Rejuvenating Agricultural Soils

Lee, J., Eom, J., Jeong, S., Hong, S., Park, E., and Lee, J. (2017). Influence of carbonized crop residue on soil carbon storage in red pepper field. Journal of Ecology and Environment 41: 40. DOI:

Diving into Earth’s Carbon Pool

Carbon dioxide (CO2) is a well-known greenhouse gas that poses a threat to our environment.  However, this gaseous form of carbon is not the only contributing factor to global climate change.  Carbon is moved and transformed through the atmosphere, vegetation, and soil via the carbon cycle.

The carbon cycle (Source: BYJU’s Chemistry)

The balance between absorption of CO2 from and release of CO2 into the atmosphere determines the size of the net carbon pool in the soil environment.  When carbon is stored in the soil, it takes the form of soil organic matter (SOM).  Crop residues are a major source of soil organic matter in agricultural environments.  Crop residues have very high carbon contents, which allows them to be broken down quickly.  This rampant decomposition results in the return of large amounts of CO2 to the atmosphere via soil respiration, which ultimately limits the amount of carbon that is typically retained by farmlands.  Sequestering carbon in the soil environment is an important step reducing the amount of CO2 emitted into the atmosphere and, in turn, mitigating the effects of global climate change.


Soil with high organic matter content (left) vs. low organic matter content (right) (Source: Carbon Economy Series)

An in-depth look at farmland soils

In order to improve the amount of carbon retained by agricultural ecosystems, many studies have analyzed the effects of adding carbon amendments to farmland soils.  There are many potential benefits associated with the addition of carbon sources to soil.  For instance, such additions can increase the size of the soil carbon pool.  They can also improve overall soil health, by reducing soil erosion and increasing soil nutrient retention.  However, carbon amendments may also increase the amount of CO2 released to the atmosphere through soil respiration.

Researchers in Korea recently performed a study investigating the effects of adding carbonized crop residue to red pepper (Capsicum annuum L.) fields.  Red peppers are one of the most commonly farmed crops in Korea. Once the actual peppers are harvested each year, the pepper plant stems are typically discarded or burned, at which point the plants’ carbon is emitted as CO2 into the atmosphere rather than being stored in the soil as part of the soil carbon pool.  Researchers investigated whether or not storing the crop residues and applying them to farms (rather than discarding or burning them) would allow for the conversion of farmland soils into carbon sinks (absorbing carbon) rather than carbon sources (emitting carbon).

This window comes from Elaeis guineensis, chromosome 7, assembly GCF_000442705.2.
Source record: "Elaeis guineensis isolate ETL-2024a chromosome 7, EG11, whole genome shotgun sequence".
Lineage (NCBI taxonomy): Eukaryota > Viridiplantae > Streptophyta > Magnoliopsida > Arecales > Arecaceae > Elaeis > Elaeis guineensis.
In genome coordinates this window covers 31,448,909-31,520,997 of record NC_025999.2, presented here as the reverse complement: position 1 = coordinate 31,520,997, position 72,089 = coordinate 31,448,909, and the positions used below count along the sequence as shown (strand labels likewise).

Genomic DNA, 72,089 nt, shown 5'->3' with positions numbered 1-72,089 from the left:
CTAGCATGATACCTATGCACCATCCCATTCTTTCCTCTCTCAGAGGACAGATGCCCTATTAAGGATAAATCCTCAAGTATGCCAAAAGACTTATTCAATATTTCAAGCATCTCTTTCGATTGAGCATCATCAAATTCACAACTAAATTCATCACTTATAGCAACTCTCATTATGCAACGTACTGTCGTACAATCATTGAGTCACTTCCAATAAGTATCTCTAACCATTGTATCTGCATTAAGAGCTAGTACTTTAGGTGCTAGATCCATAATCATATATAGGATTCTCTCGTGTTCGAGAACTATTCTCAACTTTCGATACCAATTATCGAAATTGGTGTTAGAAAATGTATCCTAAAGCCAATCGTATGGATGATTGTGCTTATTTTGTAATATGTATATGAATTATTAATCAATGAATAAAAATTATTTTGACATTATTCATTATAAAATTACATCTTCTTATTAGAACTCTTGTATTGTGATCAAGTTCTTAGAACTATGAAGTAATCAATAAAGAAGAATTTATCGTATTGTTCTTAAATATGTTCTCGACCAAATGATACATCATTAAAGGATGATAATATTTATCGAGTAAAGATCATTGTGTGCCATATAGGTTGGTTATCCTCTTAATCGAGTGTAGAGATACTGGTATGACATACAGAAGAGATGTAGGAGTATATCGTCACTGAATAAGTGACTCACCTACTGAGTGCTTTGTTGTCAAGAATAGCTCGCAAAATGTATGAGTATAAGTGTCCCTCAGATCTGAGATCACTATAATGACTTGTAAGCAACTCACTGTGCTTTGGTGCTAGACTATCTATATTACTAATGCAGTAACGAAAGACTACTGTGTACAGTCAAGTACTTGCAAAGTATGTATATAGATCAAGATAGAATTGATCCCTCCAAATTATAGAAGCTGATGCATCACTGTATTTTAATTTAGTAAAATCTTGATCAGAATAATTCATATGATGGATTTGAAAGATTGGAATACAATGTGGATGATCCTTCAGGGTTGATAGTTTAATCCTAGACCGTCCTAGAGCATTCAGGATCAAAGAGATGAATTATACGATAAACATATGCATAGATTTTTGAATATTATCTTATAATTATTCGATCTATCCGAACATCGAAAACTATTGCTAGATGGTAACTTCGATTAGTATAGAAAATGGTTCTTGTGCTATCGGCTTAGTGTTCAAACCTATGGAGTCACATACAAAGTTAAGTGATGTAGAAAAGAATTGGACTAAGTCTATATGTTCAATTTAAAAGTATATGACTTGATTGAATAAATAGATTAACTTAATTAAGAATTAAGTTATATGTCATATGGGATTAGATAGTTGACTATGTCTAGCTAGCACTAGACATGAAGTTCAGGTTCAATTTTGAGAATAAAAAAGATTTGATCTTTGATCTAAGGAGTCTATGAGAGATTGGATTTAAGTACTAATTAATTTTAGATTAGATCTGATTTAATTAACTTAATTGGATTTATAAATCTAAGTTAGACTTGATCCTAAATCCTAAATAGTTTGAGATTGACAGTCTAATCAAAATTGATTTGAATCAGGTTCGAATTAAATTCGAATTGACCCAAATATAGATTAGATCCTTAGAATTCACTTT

Capsicum annuum L. (Source: The World of Plants Online)

Study findings

Researchers planted the peppers on farms of similar soil type and organic matter content so that they could be compared equally.  Carbonized residue amendments were created by cutting the pepper plant residue into small pieces, sealed in a container, and burned.  Study sites were divided into three groups; one area received the original pepper crop residue as its amendment, one area was amended with the carbonized pepper residue, and the final area served as a control area (where no carbon sources were added).  Residues added were evenly mixed into the soil.  In order to quantify the effects of each amendment type, researchers measured the rates of soil respiration and carbon decomposition that took place at each study site, which allowed for a comparison of soil absorption and emission of carbon.

Researchers found that soils amended with the normal crop residue produced the highest amount of CO2 per hour, followed by the soils amended with carbonized crop residue, and finally the control soils (which received no amendments).  Adding carbonized crop residue reduced the amount of CO2 emitted into the atmosphere, allowing more carbon to be adsorbed into the soil environment.  Results from the decomposition experiment followed similar trends; decomposition of the normal crop residue occurred early and rapidly in the experiment, resulting in higher decomposition rates than those found in soils amended with carbonized crop residue.  Heightened rates of organic matter decomposition corresponds with the heightened rates of soil respiration exhibited by the normal crop residue groups.

You get out what you put in

This study highlights the large impact that soil additions have on overall soil emissions.  Results suggest that rather than throwing crop residues away, carbonizing crop residues and adding them to farmland soils could positively influence not only the soil environment, but also the atmosphere as a whole.  Amending farmland soils with carbonized crop residue promoted the absorption of carbon from the atmosphere, which may push these soils in the direction of becoming carbon sinks, and may push our society one step closer toward reducing CO2 levels in the atmosphere.

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Bianca Ross

Bianca Ross

I’m a PhD student in the Laboratory of Soil Ecology and Microbiology at the University of Rhode Island. My research focuses on nitrogen removal in advanced onsite wastewater treatment systems in Charlestown, Rhode Island. Prior to this program, I earned my MS studying soils in vernal pool wetlands. My free time is usually spent reading, gaming, or practicing the ukulele!

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